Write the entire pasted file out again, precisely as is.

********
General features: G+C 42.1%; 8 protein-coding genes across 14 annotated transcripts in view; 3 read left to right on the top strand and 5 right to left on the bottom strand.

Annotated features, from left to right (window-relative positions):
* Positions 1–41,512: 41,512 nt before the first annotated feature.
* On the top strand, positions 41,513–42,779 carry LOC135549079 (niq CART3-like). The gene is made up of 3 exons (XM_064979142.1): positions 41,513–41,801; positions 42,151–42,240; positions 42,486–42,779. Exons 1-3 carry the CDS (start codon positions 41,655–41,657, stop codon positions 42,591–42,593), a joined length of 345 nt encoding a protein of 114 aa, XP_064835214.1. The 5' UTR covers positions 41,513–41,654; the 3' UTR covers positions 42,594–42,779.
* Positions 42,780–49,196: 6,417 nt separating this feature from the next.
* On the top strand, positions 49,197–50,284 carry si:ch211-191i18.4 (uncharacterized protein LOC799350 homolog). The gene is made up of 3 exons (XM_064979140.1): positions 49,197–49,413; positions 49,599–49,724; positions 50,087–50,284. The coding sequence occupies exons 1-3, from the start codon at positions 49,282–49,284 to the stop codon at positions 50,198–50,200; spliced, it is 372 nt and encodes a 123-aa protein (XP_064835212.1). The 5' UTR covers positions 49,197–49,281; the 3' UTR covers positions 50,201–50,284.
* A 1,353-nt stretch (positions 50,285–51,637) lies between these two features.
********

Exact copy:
General features: G+C 42.1%; 8 protein-coding genes across 14 annotated transcripts in view; 3 read left to right on the top strand and 5 right to left on the bottom strand.

Annotated features, from left to right (window-relative positions):
* Positions 1–41,512: 41,512 nt before the first annotated feature.
* On the top strand, positions 41,513–42,779 carry LOC135549079 (niq CART3-like). The gene is made up of 3 exons (XM_064979142.1): positions 41,513–41,801; positions 42,151–42,240; positions 42,486–42,779. Exons 1-3 carry the CDS (start codon positions 41,655–41,657, stop codon positions 42,591–42,593), a joined length of 345 nt encoding a protein of 114 aa, XP_064835214.1. The 5' UTR covers positions 41,513–41,654; the 3' UTR covers positions 42,594–42,779.
* Positions 42,780–49,196: 6,417 nt separating this feature from the next.
* On the top strand, positions 49,197–50,284 carry si:ch211-191i18.4 (uncharacterized protein LOC799350 homolog). The gene is made up of 3 exons (XM_064979140.1): positions 49,197–49,413; positions 49,599–49,724; positions 50,087–50,284. The coding sequence occupies exons 1-3, from the start codon at positions 49,282–49,284 to the stop codon at positions 50,198–50,200; spliced, it is 372 nt and encodes a 123-aa protein (XP_064835212.1). The 5' UTR covers positions 49,197–49,281; the 3' UTR covers positions 50,201–50,284.
* A 1,353-nt stretch (positions 50,285–51,637) lies between these two features.